Tesla’s Supercharger network is getting most of the attention because it is quite innovative (more powerful than anything else, powered by clean energy, free-to-use for Tesla owners), but the majority of the growth in Tesla’s charging infrastructure is actually coming from what the company calls “destination charging”. These chargers are quite a bit slower than Superchargers – in fact, they’re like the home chargers that you can install in your garage – but they’re a lot less expensive and you don’t always need the extra speed, so they’re perfect for certain “destinations” like hotels, restaurants, and stores. Anywhere you are likely to be parked for a while, or overnight, is a good candidate.
It would be an understatement to say that the company’s executives were surprised when all of France’s major media showed up at the Colas trade show booth in mid-October.“It was incredible,” said Christophe Lienard, Colas’ Innovation Group Director. “Our work in road construction and maintenance doesn’t normally get that sort of attention.”The media were there because Colas debuted the world’s first road surface that generates solar electricity, called Wattway. The panels, which are only a few millimeters thick, can be installed on top of any road surface without any additional civil engineering work, withstand all types of vehicle traffic, and every 20 square meters should generate enough energy to power a home.Five years ago, the project was nothing more than an after-hours experiment in an engineer’s garage.“He had a piece of road surface, photovoltaic modules, and some weights,” Lienard explained. “We knew it had to be possible, but we didn’t know how.”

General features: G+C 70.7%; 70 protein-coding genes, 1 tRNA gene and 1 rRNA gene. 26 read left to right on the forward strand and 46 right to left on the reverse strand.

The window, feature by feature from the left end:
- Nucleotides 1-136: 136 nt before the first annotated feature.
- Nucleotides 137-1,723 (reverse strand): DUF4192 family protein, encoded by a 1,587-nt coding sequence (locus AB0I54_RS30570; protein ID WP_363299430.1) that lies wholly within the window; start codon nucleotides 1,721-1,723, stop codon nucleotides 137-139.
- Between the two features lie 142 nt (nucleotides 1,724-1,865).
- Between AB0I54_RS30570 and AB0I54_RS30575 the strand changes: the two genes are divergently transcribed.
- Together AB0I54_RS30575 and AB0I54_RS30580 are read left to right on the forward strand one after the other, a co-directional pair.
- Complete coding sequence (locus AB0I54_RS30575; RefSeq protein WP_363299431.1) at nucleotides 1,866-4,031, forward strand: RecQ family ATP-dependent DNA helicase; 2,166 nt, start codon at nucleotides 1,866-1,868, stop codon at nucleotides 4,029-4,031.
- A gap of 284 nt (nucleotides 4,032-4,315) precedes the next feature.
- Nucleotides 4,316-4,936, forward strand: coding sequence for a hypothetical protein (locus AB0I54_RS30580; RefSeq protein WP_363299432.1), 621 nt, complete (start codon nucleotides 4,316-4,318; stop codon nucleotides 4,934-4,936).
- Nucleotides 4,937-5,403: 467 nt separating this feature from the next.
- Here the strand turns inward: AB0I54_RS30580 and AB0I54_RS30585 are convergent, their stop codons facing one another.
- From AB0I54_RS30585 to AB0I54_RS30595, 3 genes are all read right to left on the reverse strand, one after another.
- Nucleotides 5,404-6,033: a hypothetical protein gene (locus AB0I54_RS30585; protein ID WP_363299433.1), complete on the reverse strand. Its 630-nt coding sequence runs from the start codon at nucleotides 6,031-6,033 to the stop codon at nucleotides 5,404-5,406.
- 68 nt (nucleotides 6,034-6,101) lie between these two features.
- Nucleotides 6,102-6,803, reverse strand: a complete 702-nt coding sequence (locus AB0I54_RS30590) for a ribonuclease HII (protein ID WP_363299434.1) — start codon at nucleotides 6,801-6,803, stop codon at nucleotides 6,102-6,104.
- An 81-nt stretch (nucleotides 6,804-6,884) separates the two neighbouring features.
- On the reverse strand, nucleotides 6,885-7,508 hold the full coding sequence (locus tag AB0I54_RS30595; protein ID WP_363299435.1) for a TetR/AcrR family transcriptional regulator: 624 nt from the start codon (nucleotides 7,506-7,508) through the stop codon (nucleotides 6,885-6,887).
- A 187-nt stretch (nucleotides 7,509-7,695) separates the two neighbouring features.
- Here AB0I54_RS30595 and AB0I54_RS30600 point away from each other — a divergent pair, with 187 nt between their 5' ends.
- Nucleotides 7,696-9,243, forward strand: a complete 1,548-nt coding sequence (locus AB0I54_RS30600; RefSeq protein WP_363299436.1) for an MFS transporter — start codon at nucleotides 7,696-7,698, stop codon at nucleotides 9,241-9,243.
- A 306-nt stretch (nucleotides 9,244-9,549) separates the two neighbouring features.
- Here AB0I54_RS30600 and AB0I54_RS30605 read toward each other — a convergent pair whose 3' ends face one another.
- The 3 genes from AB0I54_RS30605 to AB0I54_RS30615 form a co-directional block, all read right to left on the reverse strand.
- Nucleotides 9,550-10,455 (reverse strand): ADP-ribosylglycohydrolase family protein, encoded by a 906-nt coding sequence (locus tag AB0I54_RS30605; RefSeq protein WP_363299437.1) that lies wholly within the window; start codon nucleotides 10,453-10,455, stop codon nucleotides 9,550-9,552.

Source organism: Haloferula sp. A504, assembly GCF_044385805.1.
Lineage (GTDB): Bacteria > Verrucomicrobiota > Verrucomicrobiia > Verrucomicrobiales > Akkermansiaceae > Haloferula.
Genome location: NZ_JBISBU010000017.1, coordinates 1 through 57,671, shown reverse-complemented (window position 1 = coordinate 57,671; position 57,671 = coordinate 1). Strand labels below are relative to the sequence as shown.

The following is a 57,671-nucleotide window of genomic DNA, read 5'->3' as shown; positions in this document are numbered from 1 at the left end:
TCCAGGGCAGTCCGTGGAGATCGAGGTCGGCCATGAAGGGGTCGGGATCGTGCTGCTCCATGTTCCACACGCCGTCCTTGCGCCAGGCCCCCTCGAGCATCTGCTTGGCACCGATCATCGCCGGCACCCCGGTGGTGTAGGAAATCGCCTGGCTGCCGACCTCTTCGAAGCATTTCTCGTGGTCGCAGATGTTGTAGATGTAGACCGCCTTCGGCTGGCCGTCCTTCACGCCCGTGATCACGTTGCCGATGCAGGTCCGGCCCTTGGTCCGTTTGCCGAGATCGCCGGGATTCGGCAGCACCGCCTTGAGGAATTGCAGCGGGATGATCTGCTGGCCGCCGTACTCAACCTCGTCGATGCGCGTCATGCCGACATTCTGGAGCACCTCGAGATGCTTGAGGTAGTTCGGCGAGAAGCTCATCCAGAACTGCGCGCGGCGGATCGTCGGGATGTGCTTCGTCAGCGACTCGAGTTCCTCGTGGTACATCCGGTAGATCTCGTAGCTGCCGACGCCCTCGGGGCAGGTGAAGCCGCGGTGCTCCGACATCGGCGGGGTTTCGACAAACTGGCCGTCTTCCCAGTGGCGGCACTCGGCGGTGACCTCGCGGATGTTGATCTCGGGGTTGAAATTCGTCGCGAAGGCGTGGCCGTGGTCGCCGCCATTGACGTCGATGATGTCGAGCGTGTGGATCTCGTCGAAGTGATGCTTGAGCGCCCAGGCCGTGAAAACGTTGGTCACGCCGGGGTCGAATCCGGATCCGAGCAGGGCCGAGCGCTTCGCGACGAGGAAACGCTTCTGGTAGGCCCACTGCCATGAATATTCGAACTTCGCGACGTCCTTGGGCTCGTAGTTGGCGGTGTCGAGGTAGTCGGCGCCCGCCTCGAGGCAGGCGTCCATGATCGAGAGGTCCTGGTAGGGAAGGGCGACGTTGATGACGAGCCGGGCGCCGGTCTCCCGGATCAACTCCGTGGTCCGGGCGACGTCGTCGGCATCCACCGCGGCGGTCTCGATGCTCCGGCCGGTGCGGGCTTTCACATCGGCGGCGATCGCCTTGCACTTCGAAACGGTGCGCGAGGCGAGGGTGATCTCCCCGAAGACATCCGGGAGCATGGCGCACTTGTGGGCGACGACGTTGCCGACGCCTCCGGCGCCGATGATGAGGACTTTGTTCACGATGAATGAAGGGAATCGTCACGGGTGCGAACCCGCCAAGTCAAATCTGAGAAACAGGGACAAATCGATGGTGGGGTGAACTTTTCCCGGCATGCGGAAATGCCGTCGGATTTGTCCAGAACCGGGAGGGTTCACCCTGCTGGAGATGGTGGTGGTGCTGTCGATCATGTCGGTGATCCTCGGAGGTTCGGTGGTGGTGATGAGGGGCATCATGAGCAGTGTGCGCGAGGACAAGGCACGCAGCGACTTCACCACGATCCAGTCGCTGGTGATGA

In honor of this week’s COP21 climate conference in Paris, Google has unveiled Street View images of the places and living things that are depending on action from world leaders. A variety of conservation organizations took Google’s Street View Trekker camera technology and captured images that tell the story of what’s at stake.You can virtually visit polar bears thanks to Polar Bears International who mapped the bears and their fragile sea ice habitat near Churchill, Manitoba for all to view and created lesson plans and activities for educators to bring this information into classrooms.
We don’t see many tiny houses with green roofs, but Austria’s Wohnwagon (translated as “living wagon”) demonstrates that it can be done. Outfitted with distinctive, rounded ends and round porthole windows, the solar-powered tiny home also boasts its own water filtration system that cleans greywater for reuse — using marsh plants on its roof.